I published the 3D printable hex sockets I designed and which I’ve been successfully using for a while.

In the course of this, I also figured out how to wrangle GitHub to automatically build STL files from the OpenSCAD source so that I don’t have to manually synchronise them. It’s one less manual step for me to forget.

Getting that working was a frustrating process, made no easier by the documentation which, like all these things, has invented a vocabulary entirely of its own in which generic words hide very important differences between concepts.

But I got there, and it didn’t take very much in the end, under 50 lines of code.

I bought and fixed another broken effects pedal. This time, it’s an Electro Harmonix Small Stone. It was hard to find some of the information I needed, so I posted some of the details for posterity.

I spent most of the weekend at the Gaeltacht Chois Tamaise event organised by Conradh na Gaeilge i Londain. I practised a lot of Irish, and it makes me realise that what I need now is exposure to a lot more of the language in use. I probably need the TV or radio going while I’m doing something else.

I took advantage of a break between the classes and the evening entertainment to pop down from Camden to Euston to visit the Milk exhibition at the Wellcome Collection. It’s more interesting than it might sound at first, and brings to the forefront a lot of the politics around milk. Milk is, as it turns out, very political. It’s free, and well worth seeing before it closes in September.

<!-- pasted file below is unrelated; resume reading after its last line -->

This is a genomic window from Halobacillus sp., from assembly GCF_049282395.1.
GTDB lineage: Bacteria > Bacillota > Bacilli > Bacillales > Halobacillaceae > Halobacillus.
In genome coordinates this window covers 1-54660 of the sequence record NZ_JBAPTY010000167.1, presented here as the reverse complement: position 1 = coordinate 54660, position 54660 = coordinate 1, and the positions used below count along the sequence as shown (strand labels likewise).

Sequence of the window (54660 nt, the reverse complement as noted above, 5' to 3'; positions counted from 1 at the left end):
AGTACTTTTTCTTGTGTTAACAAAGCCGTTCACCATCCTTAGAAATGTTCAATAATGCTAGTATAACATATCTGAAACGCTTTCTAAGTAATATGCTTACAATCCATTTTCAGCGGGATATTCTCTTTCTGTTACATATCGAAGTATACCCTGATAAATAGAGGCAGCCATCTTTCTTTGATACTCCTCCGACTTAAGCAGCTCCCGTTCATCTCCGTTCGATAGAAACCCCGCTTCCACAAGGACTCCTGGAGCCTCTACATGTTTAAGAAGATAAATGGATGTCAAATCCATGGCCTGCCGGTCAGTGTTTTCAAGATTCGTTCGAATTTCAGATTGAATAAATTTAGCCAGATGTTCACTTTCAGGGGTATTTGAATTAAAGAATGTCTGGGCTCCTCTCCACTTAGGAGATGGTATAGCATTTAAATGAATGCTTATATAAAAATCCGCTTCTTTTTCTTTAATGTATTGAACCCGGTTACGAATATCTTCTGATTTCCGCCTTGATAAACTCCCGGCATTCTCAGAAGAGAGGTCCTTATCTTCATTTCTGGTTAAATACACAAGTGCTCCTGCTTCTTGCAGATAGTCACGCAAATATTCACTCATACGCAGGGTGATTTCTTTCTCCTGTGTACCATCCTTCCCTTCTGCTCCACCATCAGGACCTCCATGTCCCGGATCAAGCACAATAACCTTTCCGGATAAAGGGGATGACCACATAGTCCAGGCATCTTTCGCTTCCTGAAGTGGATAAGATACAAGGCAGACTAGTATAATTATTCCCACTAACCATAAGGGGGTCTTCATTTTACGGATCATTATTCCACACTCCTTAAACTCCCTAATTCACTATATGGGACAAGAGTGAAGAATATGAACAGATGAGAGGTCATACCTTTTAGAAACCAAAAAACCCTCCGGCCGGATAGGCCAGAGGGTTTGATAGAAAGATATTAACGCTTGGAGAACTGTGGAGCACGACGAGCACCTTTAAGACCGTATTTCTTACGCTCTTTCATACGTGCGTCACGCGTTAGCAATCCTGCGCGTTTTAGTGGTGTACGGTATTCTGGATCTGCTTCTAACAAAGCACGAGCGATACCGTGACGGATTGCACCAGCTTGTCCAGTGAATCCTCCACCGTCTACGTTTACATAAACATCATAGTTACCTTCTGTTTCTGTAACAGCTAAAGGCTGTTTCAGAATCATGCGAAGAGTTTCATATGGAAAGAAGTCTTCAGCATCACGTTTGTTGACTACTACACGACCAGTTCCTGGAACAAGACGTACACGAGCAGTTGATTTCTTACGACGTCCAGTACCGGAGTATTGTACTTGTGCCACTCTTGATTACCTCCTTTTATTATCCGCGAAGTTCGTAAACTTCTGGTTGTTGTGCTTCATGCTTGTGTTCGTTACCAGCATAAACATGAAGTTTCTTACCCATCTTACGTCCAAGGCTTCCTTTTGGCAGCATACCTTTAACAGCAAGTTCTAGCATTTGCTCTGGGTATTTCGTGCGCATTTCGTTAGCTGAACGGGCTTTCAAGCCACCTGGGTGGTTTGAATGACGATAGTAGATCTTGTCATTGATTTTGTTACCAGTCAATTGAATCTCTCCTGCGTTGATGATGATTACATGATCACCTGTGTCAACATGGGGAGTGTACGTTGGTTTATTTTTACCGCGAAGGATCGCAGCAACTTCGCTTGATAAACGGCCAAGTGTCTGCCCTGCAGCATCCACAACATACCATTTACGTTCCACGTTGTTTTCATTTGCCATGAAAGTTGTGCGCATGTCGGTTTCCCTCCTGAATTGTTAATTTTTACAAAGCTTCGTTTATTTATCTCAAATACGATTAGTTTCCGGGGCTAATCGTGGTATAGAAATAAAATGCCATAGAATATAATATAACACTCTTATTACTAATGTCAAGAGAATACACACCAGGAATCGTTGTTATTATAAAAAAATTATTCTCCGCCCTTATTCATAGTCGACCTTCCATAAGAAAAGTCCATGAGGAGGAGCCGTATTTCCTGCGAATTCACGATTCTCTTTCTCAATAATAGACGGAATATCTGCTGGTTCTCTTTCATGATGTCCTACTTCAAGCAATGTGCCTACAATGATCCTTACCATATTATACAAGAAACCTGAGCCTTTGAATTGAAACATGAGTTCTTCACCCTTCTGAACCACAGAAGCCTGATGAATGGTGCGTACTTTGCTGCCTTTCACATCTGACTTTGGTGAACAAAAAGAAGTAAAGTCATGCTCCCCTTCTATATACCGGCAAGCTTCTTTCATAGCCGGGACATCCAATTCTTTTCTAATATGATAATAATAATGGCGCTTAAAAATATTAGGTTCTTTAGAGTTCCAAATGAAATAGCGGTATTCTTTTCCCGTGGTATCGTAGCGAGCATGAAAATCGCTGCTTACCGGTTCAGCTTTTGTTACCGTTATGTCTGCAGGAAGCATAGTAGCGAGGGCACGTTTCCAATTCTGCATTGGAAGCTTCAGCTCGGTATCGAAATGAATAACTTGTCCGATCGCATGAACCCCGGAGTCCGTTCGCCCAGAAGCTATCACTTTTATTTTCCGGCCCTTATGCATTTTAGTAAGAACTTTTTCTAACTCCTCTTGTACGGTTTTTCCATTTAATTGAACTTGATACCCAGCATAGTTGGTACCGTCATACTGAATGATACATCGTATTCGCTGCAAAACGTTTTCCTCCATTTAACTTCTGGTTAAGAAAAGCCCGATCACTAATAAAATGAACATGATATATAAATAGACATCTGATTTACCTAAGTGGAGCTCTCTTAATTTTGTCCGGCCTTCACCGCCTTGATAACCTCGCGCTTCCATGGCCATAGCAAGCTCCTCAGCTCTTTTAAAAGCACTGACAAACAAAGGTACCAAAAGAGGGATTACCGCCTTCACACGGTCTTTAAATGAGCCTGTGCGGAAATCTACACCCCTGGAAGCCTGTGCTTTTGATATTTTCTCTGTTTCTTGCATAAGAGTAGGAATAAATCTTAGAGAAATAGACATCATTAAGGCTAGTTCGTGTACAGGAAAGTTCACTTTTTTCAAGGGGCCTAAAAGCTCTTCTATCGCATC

I’m considering doing the Dunwich Dynamo again in July. (If you don’t know, this is an overnight cycle ride from London to the Suffolk coast.) I rode it in 2010 and 2016 and enjoyed the experience both times. But if I found it harder in 2016 than 2010, how much harder will it be seven years further on? I think the difference was mostly down to the fact that I was doing a lot more regular cycling in 2010 than in 2016. I hope that’s the case, because I’ve been cycling more lately.

I encountered a family of Canada Geese taking their goslings for a promenade along the edge of Greenland Dock as I came back from a climbing session. It brought me joy.

Three fluffy goslings walk along the edge of the dock, followed by a pair
of Canada geese, all under the dappled shade of a tree.

Goose family out for a walk